|Address||Ferry Road, Swanage, Dorset BH19 3AH, UK|
|Site Ownership and Access Information||Fort Henry can be found at the southern point of the Beach, with a piece of the pillbox at the foot of the cliffs. The Bunker is now owned by the National Trust and the public are able to go inside the Bunker and look out across the Bay. Two of the Valentine Tanks are still submerged about 15 metres under the water in the Bay.|
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Six weeks before D-Day, troops gathered in Studland to rehearse the epic operation. In front of the King, they used live ammunition to make the practise runs as realistic as possible, but the testing of a new type of tank ended in tragedy.
On April 18 1944, Prime Minister Winston Churchill, King George VI and General Dwight D. Eisenhower – Supreme Commander of the Allied Forces and in charge of the military operation – met at Fort Henry on Redend Point at Studland to watch the combined power of the Allied Forces preparing for D-Day. The VIPs were kept safe in Fort Henry. Built in 1943, it was a specially constructed concrete bunker and observation post.It was 90 feet long with walls, floor and ceiling all three feet thick, and was considered a safe place for such VIPs to witness the rehearsal of the Normandy landings.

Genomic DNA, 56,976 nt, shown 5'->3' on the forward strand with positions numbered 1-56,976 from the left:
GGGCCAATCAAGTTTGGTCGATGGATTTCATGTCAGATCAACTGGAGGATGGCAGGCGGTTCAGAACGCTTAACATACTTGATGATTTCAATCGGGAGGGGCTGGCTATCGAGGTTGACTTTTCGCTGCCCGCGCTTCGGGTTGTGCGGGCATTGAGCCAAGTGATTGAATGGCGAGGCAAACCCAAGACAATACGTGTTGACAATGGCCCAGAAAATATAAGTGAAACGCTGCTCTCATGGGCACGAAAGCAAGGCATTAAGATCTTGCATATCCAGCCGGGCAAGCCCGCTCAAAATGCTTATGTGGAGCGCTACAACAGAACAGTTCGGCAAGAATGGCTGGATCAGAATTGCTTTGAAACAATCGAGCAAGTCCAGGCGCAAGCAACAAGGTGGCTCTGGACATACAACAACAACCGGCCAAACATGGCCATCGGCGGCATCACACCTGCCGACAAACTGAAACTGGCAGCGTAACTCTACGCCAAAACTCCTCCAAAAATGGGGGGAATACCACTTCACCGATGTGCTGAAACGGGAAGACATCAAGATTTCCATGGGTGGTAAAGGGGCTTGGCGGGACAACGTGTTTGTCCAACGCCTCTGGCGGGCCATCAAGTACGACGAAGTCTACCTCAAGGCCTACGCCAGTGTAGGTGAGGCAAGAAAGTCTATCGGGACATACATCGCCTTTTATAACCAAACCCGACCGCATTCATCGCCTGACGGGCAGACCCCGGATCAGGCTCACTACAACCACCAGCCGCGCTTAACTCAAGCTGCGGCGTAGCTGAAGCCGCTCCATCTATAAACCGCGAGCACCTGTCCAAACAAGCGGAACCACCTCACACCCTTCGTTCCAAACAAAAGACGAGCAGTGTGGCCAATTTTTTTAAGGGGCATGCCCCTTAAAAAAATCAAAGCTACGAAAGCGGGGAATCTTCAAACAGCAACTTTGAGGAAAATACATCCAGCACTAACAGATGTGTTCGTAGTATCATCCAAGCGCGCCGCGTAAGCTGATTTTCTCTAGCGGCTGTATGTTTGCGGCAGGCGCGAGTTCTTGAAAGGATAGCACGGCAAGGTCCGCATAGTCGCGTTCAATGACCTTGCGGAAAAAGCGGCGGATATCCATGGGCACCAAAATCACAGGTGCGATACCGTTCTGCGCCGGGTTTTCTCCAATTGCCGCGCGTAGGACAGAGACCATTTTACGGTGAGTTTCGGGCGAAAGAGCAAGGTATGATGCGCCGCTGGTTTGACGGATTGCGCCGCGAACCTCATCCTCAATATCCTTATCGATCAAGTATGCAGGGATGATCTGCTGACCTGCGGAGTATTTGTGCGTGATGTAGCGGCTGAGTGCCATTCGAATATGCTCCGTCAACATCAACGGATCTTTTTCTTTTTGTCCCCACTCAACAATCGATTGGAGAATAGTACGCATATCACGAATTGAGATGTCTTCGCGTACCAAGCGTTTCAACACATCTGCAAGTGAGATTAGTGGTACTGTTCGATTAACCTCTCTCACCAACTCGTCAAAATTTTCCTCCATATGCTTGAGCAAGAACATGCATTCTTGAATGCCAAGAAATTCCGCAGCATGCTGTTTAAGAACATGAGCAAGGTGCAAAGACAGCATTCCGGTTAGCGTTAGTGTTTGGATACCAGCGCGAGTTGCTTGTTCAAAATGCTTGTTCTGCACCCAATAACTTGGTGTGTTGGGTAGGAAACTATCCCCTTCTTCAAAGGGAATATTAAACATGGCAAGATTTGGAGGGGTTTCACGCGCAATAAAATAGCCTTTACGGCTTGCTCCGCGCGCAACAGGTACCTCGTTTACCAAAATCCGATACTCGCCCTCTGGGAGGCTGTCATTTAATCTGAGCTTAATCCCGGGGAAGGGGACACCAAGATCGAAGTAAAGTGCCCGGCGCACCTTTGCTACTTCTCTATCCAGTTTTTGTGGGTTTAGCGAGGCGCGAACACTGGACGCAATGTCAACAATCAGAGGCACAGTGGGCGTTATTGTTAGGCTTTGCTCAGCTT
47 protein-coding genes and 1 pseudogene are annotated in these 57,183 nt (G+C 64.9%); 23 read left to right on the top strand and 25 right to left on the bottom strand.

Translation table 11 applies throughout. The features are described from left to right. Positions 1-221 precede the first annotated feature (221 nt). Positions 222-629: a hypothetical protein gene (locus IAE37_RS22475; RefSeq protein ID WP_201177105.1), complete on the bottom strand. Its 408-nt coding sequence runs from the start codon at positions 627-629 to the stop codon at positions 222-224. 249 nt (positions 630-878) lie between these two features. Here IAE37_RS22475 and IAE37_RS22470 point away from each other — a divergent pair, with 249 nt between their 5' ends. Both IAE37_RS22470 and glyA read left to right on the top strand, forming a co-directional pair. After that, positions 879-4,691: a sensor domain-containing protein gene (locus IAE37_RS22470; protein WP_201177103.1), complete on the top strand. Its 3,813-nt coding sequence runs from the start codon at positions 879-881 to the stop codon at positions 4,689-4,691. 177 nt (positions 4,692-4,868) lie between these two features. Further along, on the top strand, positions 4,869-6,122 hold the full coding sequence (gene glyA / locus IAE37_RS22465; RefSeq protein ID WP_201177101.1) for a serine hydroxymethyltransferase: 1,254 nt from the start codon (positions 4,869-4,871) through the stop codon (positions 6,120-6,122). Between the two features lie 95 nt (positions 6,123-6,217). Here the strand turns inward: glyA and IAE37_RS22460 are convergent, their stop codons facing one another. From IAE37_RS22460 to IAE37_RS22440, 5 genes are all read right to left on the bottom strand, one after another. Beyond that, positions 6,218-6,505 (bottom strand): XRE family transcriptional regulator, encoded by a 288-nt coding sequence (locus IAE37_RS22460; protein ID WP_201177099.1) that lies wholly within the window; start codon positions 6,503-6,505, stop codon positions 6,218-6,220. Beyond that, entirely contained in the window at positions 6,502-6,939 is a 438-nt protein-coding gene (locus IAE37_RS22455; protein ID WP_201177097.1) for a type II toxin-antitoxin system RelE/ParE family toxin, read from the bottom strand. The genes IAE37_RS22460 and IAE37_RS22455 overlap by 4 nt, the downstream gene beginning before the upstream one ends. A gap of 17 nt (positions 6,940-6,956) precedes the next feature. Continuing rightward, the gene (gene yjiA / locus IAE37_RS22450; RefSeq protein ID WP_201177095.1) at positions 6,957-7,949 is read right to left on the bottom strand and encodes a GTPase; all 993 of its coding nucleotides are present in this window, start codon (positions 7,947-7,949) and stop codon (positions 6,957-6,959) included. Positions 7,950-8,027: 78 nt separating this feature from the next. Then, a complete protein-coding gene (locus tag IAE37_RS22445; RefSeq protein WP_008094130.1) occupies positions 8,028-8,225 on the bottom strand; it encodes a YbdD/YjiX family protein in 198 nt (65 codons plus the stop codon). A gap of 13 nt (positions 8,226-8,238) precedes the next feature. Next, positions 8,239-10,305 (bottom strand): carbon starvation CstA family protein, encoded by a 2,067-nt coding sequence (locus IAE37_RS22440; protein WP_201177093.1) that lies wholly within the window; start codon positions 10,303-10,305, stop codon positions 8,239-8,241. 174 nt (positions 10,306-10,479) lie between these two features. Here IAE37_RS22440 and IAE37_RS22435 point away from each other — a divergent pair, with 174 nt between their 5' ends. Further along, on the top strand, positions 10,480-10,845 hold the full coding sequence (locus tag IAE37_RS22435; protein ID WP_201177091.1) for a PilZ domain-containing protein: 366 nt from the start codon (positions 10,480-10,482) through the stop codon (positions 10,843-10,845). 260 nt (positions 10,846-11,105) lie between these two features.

The exercise was not only the largest live ammunition exercise of the whole war, but it was the first opportunity for the new DD (Duplex Drive) tanks performing alongside other troops in a major practice landing. The DD tanks were designed to be able to float on water (on this occasion, Valentine tanks were used, rather than the Sherman DD tanks used on D-Day). Unfortunately all did not go to plan. Six of the tanks never made it to the beach: they became overwhelmed with the swell as the weather conditions changed and as a result the canvas structures were knocked flat and they sank to the sea bed, six men lost their lives.
Lessons were learned from this and it was a very embarrassing moment for the dignitaries, however in the shock of the real landings in Normandy, some DD Tanks were still unloaded too far out at sea and as a result many of them sank.
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